One favorable consequence of the modern conveniences available today is the larger amount of free time Church members have today than did our forebears a century and more ago. Though we seem to be living in a faster-paced world, labor-saving tools and conveniences allow us much more discretionary time. President Young prophesied to his daughter Susa Young Gates, who was concerned about her lack of time for temple work, that the Lord would provide labor-saving devices so that we would be able to accomplish the necessary daily tasks in a much smaller amount of time, thereby leaving us time to do temple work.  President N. Eldon Tanner, a member of the First Presidency, said that these devices “save us time and personal energy, and we should use our extra time and effort to further God’s work as an expression of our appreciation for his goodness to us.”  Additionally, as a result of technological progress, people in many areas of the world have more free time to attend Church activities and to engage in Church service, family history research, and temple work.  However, instead of using time wisely, many members have become distracted by the many activities and tantalizing amusements and distractions of the world. When we consider what the pioneers were able to do in addition to providing for their families’ basic needs, it ought to cause us to reconsider how our time is used.
Another reason why modern inventions have come to pass is the need for the leaders of the Church to be able to manage a worldwide Church, to perfect the Saints in preparation for the Lord’s Second Coming. With the ability to communicate easily and usually instantaneously with all parts of the world, the prophet and apostles are able to better instruct and direct the local leaders of the Church. They are also able to personally visit leaders and the Saints worldwide and to learn of conditions firsthand in every part of the world. Through hearing and seeing the prophet on the radio, through satellite or taped broadcast, and even personally as he is able to travel around the world, the Saints are inspired and strengthened. President Kimball declared, “I believe that the airplane was inspired by the need for quick and far away transportation for the missionaries and the Brethren of the Church.”  The Lord is thus fulfilling the prophecy that the gospel might be proclaimed “unto the ends of the world, and before kings and rulers” (D&C 1:23).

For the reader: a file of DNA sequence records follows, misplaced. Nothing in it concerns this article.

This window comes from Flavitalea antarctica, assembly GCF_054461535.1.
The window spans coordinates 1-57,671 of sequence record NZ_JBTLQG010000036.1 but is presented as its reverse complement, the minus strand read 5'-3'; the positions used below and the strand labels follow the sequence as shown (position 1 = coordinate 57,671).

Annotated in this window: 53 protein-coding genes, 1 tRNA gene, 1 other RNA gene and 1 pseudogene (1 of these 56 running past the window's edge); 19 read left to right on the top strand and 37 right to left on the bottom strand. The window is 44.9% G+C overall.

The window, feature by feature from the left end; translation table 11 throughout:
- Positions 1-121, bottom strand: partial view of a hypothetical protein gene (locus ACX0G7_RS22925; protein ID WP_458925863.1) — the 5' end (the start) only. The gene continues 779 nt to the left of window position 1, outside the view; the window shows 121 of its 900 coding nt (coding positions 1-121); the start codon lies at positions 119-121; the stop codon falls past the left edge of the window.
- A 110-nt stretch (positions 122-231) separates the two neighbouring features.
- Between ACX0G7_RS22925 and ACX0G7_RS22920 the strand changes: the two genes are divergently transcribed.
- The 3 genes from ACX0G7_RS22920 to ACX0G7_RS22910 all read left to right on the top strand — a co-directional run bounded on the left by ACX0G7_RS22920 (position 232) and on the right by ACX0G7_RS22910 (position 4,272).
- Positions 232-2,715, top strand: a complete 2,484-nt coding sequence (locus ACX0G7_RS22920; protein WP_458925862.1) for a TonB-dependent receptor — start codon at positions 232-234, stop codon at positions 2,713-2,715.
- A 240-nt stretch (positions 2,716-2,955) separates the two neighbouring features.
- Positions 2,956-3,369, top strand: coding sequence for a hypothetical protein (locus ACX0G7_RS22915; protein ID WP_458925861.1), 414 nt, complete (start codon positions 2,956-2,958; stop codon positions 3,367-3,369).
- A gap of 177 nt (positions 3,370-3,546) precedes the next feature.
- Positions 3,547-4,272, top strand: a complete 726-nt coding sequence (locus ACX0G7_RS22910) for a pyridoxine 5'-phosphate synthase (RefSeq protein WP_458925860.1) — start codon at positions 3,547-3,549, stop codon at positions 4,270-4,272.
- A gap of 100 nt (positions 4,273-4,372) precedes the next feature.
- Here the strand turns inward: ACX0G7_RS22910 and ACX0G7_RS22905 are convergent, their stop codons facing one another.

Never before has there been a dispensation that the Lord has promised would not succumb to apostasy. This dispensation is to last until the Lord comes again.  Never before in the history of the earth has the gospel of Jesus Christ been spread out over so much of the face of the earth. As such, the creation of a worldwide community of Saints unitedly preparing for the Second Coming is essential. Without the wonders of the modern telecommunications and sophisticated travel, the Church could well face an apostasy similar to that of the early Church. Misunderstandings over doctrine or procedure must not be allowed to slip through the cracks despite the size of the Church. Training sessions broadcast via satellite, such as the series of worldwide priesthood leadership training sessions begun in January 2003, now reach the entire leadership of the Church. “The Lord has made possible the technology by which this training is going forward,” observed President Hinckley. 
Unique to this dispensation. As we prepare for the Second Coming, the inventions and discoveries provided by the Lord will help us in those preparations. Joseph Fielding Smith affirmed that the discoveries and inventions of recent years “belong to the Dispensation of the Fulness of times.”  Why have these developments taken place as they have? President Joseph Fielding Smith has provided the answer: “Because the time is here; it is ripe. We are ready for these discoveries, these inventions, and they all have a bearing upon the restoration of the gospel and preparation for the time which is yet future, but which is shortly to come, when Christ shall reign on the earth, and for a thousand years peace shall be established. That is what it is all for.”  We are here to prepare for the Second Coming of the Lord. The Lord is accelerating His work. The means to do so are constantly being provided. A graph of the rate of discovery compiled by retired Latter-day Saint scientist C. Grant Ash based on such things as speed of travel and other indexes shows that the discovery process accelerated at the beginning of the nineteenth century, coincident with the Restoration of the gospel, and again very steeply after the 1950s, as the Church began to assume its worldwide mission.  As President Hunter has observed: “There has been no other time in the history of the world when knowledge has increased at a more rapid rate than it has in your generation. Today is the sum total of all the knowledge of yesterdays, and the acceleration of learning in the sciences and other fields is staggering to us.”